Wednesday January 9th 2013
I was going to make an attempt to define what it was
Walking Stewart might have meant by "The Apocalypse of Nature."
I was going to think about it in terms of awareness of self, and
how an awareness of self might be also defined as the dawn of reason.
I was going to follow Walking Stewart's chain of idea into matter and
motion, or what he called "moral motion" and then I was going to come
away feeling wonderfully refreshed and full of myself. The problem
is that while trying hard to get behind Stewart's 2nd tenet,
"Mankind are the instruments of nature in its moral motion, formed to
procure well-being or happiness to all animated matter," my hand jerked
in an involuntary and rather worrying manner, and by some miracle of
"the great integer" I found myself at the page I thought that I had lost
to the chaos of my most irrational filing system. As Stewart puts
it, "when the tether of memory breaks, the mind receives a total
renovation of its identity." He wasn't actually talking about filing
systems, rather he was discussing the distinction he draws between
bodily functions, bowel movements, food consumption and so forth, and
memory, which "marks it's own form of subsidence." The body, on
the other hand, and according to Stewart's own estimate, "replaces
itself every eighteen days."
The page which accident returned me to, is
from the Monthly Review (a US publication) 1791. It's a review of
Stewart's two books. Our anonymous correspondent appears to take great joy
in offering an outline of Stewart's summation of national character.
And I guess it interests me mostly because where I am still gainfully
employed at the weekends, we are subject to a sensitivity training that
frowns upon these sorts of dismissive remarks, even if sometimes they are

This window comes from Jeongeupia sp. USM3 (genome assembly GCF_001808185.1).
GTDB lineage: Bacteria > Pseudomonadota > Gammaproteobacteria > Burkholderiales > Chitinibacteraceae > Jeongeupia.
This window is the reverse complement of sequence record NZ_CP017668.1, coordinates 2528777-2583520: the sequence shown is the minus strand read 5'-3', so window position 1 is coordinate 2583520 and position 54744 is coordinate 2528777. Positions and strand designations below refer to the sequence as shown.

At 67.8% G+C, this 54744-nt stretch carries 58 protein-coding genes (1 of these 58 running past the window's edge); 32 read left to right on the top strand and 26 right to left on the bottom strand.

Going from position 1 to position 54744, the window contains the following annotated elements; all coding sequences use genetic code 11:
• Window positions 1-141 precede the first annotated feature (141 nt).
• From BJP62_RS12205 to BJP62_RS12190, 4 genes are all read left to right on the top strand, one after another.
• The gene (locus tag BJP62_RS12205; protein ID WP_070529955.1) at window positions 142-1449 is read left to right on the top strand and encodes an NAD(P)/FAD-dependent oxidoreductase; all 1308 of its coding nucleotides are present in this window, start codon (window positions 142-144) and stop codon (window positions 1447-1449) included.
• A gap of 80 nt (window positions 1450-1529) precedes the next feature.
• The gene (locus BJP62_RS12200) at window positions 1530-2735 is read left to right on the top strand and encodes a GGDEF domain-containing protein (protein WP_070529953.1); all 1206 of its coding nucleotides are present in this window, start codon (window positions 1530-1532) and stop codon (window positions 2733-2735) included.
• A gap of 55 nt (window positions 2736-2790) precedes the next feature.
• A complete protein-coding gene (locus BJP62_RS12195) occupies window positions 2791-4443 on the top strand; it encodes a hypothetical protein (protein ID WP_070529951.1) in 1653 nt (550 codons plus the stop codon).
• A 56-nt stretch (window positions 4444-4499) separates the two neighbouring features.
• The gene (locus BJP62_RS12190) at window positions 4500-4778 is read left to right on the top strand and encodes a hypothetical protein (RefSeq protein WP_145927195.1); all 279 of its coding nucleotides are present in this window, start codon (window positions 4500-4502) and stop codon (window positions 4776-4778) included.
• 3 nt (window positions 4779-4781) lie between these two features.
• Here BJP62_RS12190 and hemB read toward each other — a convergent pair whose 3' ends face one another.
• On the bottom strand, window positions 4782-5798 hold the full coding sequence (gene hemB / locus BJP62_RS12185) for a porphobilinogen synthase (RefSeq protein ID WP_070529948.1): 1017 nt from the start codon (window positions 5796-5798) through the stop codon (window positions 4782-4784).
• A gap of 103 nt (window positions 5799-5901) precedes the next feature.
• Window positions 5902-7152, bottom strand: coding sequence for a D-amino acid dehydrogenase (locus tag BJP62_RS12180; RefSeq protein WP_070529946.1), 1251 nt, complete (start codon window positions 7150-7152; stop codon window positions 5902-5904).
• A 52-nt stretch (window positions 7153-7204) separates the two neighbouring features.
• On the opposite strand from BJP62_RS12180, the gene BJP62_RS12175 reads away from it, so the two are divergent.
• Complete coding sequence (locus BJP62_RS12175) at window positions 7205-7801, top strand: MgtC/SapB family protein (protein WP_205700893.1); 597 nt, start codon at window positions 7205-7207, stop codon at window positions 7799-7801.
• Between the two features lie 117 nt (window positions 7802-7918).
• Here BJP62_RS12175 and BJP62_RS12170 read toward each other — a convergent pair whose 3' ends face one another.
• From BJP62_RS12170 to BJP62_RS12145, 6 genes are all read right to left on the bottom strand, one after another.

unavoidable. Stewart's observations include the suggestion that the
Poles were advancing in intellect, and that Lapland is the only asylum of
liberty. Otherwise, the Irish are monsters, the Swiss are little
better than the sheep they shear, the Danes and the Swedes are uncultivated.
The English, though possessed of a high preeminence of thought were violent,
hypocritical and corrupt. It goes on to include the terrible things
Stewart had to say of the Spanish, the Portuguese, the Italians, the
Russians, the Germans, the French, the United Provinces (or the Dutch, which
I have to add here, because some modern readers of Stewart seem to think
that in the 1790's United Provinces was Canada.) In 1791 Stewart had
yet to reduce his visit to the United states into an opinion, so our
American correspondent in the Monthly Review had no opportunity to add, or
perhaps chose not to add, Stewart's opinion of The Americans to the list of
infamy. Also interesting is that I didn't know Walking Stewart had
been to Poland, let alone Lapland. And I am often suspicious of his claims.
However a spy sent by His Majesty George the third's government did
report back to his handler, that sometime in 1792, Stewart had "shipped to
Norway." Spies are of course notoriously unreliable sources, suffering as
they do from "the harpy hand of avarice."